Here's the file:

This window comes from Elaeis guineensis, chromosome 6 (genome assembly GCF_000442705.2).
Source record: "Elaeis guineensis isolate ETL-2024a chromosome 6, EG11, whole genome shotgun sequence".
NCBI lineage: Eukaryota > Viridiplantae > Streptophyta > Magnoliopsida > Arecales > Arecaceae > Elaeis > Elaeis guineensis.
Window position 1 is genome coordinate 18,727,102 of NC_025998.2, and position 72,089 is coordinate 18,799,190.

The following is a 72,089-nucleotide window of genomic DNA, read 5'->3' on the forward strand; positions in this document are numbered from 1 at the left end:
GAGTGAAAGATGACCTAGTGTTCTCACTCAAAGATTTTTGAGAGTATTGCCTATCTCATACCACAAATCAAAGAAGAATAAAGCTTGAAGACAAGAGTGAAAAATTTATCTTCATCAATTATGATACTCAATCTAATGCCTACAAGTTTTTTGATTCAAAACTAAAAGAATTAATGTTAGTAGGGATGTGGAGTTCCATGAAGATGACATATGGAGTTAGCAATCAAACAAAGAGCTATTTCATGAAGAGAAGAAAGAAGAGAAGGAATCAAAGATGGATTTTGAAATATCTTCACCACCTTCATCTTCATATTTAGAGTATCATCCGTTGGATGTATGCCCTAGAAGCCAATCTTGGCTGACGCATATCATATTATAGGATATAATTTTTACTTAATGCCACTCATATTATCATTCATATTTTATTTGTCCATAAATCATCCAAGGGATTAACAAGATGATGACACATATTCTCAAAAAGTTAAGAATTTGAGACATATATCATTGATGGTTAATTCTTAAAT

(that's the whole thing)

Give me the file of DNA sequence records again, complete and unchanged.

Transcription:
This window comes from Elaeis guineensis, chromosome 6 (genome assembly GCF_000442705.2).
Source record: "Elaeis guineensis isolate ETL-2024a chromosome 6, EG11, whole genome shotgun sequence".
NCBI lineage: Eukaryota > Viridiplantae > Streptophyta > Magnoliopsida > Arecales > Arecaceae > Elaeis > Elaeis guineensis.
Window position 1 is genome coordinate 18,727,102 of NC_025998.2, and position 72,089 is coordinate 18,799,190.

The following is a 72,089-nucleotide window of genomic DNA, read 5'->3' on the forward strand; positions in this document are numbered from 1 at the left end:
GAGTGAAAGATGACCTAGTGTTCTCACTCAAAGATTTTTGAGAGTATTGCCTATCTCATACCACAAATCAAAGAAGAATAAAGCTTGAAGACAAGAGTGAAAAATTTATCTTCATCAATTATGATACTCAATCTAATGCCTACAAGTTTTTTGATTCAAAACTAAAAGAATTAATGTTAGTAGGGATGTGGAGTTCCATGAAGATGACATATGGAGTTAGCAATCAAACAAAGAGCTATTTCATGAAGAGAAGAAAGAAGAGAAGGAATCAAAGATGGATTTTGAAATATCTTCACCACCTTCATCTTCATATTTAGAGTATCATCCGTTGGATGTATGCCCTAGAAGCCAATCTTGGCTGACGCATATCATATTATAGGATATAATTTTTACTTAATGCCACTCATATTATCATTCATATTTTATTTGTCCATAAATCATCCAAGGGATTAACAAGATGATGACACATATTCTCAAAAAGTTAAGAATTTGAGACATATATCATTGATGGTTAATTCTTAAAT